Too Perfect To Fail

The coming weeks will not weigh Toyota’s failure against car failure, but it’s failure to handle crisis.

By Dean Crutchfield. As seen in PR Week

When anatomizing the Toyota debacle, the most interesting machinations over the coming weeks will not weigh Toyota’s failure against car failure, but it’s failure to handle crisis. Quality issues had been metastasizing long before they accelerated over recent weeks. Toyota’s pristine reputation, attention to detail and just in time operational excellence has proved a chimera.

A fascinating study of 200 languages found that during the last 10,000 years, two words have changed least: I, and who. These are the corner stones of what makes a successful brand i.e. creating “I want” from your customer and knowing “who you are” as a brand. In Toyota’s pursuit of manufacturing excellence (“Monozukuri”), these two critical brand building blocks have been defenestrated and the root cause reveals five traits:

Trait 1. Failure to Analyze Failure

Great brands decline when they’re no longer sublime: If brands are belied as perfect, their skills to handle crisis will atrophy. Failing to prepare is preparing to fail. Since 1996 Toyota has experienced five vituperative debates surrounding safety of their products. Each time Toyota has failed to think ahead and lacked a swift response. Not to alter one’s faults is desultory. Just ask John Edwards.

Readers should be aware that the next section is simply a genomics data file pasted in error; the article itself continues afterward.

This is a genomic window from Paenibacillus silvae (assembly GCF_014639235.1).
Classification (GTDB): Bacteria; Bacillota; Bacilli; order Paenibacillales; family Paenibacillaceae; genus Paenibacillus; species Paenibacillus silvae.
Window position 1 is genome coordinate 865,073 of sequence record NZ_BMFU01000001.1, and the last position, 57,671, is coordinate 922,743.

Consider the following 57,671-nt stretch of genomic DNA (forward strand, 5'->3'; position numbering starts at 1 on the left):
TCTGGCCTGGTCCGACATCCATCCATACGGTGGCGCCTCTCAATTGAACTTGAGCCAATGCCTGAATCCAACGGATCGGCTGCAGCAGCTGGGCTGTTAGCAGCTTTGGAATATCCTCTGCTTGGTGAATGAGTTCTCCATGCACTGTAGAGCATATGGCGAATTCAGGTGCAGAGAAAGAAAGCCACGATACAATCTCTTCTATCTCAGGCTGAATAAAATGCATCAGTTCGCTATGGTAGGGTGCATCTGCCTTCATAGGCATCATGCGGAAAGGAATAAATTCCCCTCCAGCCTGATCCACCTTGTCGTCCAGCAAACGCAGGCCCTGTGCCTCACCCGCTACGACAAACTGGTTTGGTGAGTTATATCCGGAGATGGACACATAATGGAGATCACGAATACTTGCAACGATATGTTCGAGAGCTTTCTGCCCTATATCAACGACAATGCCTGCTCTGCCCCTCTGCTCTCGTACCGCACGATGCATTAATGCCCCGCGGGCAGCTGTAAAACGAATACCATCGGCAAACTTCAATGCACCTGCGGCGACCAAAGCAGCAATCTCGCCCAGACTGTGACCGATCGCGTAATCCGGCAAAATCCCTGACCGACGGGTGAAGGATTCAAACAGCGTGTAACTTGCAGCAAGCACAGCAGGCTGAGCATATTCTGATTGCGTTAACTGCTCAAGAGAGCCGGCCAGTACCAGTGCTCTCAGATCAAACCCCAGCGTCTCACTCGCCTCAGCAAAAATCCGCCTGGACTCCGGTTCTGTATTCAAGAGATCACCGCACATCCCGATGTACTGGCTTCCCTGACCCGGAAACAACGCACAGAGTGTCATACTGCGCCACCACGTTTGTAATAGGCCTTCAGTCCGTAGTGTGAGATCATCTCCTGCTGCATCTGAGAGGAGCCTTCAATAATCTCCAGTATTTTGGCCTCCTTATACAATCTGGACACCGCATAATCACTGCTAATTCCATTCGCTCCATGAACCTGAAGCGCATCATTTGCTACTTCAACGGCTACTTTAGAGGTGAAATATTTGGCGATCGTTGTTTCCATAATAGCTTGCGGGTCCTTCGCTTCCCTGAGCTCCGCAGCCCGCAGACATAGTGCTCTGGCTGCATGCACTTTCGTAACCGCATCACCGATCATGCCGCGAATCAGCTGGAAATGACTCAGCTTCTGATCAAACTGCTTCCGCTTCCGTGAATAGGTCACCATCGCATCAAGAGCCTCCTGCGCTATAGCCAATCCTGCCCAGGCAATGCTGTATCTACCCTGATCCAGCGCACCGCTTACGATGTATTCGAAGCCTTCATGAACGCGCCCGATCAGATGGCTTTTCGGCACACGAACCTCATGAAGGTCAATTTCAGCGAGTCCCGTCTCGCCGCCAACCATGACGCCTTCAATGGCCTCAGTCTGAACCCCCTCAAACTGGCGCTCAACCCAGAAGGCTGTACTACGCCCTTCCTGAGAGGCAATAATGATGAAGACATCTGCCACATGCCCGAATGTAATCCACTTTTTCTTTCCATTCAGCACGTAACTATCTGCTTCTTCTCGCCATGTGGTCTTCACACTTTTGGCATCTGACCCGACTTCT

Now, Toyota’s botched protestations of “we care” seem blithe and distrustful, portraying itself as ruthless monomaniacs, obsessed by their “too perfect to fail” attitude and willingness to do avoid anything peremptory to stay aloft. Consequently matters are at a division of deep regret, trust in Toyota is going to take a major battering and it could have been avoided.

Trait 2: A Derisory Crisis Plan

All plans fall apart on impact, but responding to the crisis with alacrity would have offered up some palpable success for Toyota’s woes. Instead Toyota initially displayed the dexterity of gook and the personality of ash. The simplest answer to any crisis is to act because to the court of public opinion, no answer is an answer. And when you fail to even respond to the US Secretary for Transport, LaHood’s pleas, you risk harsh brand depredation.

Necessity often saves us the trouble of choosing so you don’t start fiddling if Rome is burning: It took Toyota’s CEO, Akio Toyoda, too long to move his company beyond its internal sloganeering and denial. Consequently the pusillanimous response of Toyota’s CEO has deracinated Toyota’s reputation for quality and brought forth the dangers of a reputation for dodgy cars. The gaffes are too many to enumerate. Hide nothing; tell all, just ask Tiger.

Trait 3: Intransigence

Crisis begs bold and virtuous action, not soggy corporatism: a brand can be lost on a single battering and now Toyota faces a litany of complaints, a morass of stories and the customers, dealerships (and congress) have only just begun to vent their spleen. Just punch Lehman’s CEO, Richard Fuld and he’ll make it crystal clear.

Prior to the current crisis, examples of Toyota’s intransigence have not been imperceptible e.g., making essential design changes without informing customers with existing models of those changes! This potent combination within Toyota to combat crisis without ossifying their customers and the short-term myopia that has plagued Toyota’s recalcitrant board, tainted by the belief perhaps, that nothing matters more than the next profit announcement or Monday’s share price has opened them to a volley of imprecations.